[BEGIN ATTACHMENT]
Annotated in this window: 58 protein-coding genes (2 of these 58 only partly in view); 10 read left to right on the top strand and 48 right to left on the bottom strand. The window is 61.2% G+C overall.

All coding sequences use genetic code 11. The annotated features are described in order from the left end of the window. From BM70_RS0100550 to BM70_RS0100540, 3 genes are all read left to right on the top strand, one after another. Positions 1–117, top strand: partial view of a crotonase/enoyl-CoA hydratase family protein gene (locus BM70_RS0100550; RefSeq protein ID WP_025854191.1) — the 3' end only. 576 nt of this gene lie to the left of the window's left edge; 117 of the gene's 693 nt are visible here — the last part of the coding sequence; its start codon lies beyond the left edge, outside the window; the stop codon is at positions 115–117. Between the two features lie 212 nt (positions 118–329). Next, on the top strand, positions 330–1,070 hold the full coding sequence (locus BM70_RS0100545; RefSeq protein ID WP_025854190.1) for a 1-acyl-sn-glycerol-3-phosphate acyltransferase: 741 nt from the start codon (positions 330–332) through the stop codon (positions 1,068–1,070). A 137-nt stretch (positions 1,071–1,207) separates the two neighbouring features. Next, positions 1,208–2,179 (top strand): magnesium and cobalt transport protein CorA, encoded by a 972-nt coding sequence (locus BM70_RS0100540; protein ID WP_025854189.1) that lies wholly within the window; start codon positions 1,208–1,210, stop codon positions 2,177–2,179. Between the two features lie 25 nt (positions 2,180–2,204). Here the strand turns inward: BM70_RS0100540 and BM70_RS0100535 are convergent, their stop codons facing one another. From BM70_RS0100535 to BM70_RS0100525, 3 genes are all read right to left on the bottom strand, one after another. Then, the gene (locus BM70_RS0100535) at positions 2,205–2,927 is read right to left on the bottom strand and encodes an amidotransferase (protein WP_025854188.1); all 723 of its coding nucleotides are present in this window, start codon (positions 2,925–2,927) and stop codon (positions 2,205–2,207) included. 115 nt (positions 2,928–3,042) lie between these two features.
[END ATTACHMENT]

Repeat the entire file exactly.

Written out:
Annotated in this window: 58 protein-coding genes (2 of these 58 only partly in view); 10 read left to right on the top strand and 48 right to left on the bottom strand. The window is 61.2% G+C overall.

All coding sequences use genetic code 11. The annotated features are described in order from the left end of the window. From BM70_RS0100550 to BM70_RS0100540, 3 genes are all read left to right on the top strand, one after another. Positions 1–117, top strand: partial view of a crotonase/enoyl-CoA hydratase family protein gene (locus BM70_RS0100550; RefSeq protein ID WP_025854191.1) — the 3' end only. 576 nt of this gene lie to the left of the window's left edge; 117 of the gene's 693 nt are visible here — the last part of the coding sequence; its start codon lies beyond the left edge, outside the window; the stop codon is at positions 115–117. Between the two features lie 212 nt (positions 118–329). Next, on the top strand, positions 330–1,070 hold the full coding sequence (locus BM70_RS0100545; RefSeq protein ID WP_025854190.1) for a 1-acyl-sn-glycerol-3-phosphate acyltransferase: 741 nt from the start codon (positions 330–332) through the stop codon (positions 1,068–1,070). A 137-nt stretch (positions 1,071–1,207) separates the two neighbouring features. Next, positions 1,208–2,179 (top strand): magnesium and cobalt transport protein CorA, encoded by a 972-nt coding sequence (locus BM70_RS0100540; protein ID WP_025854189.1) that lies wholly within the window; start codon positions 1,208–1,210, stop codon positions 2,177–2,179. Between the two features lie 25 nt (positions 2,180–2,204). Here the strand turns inward: BM70_RS0100540 and BM70_RS0100535 are convergent, their stop codons facing one another. From BM70_RS0100535 to BM70_RS0100525, 3 genes are all read right to left on the bottom strand, one after another. Then, the gene (locus BM70_RS0100535) at positions 2,205–2,927 is read right to left on the bottom strand and encodes an amidotransferase (protein WP_025854188.1); all 723 of its coding nucleotides are present in this window, start codon (positions 2,925–2,927) and stop codon (positions 2,205–2,207) included. 115 nt (positions 2,928–3,042) lie between these two features.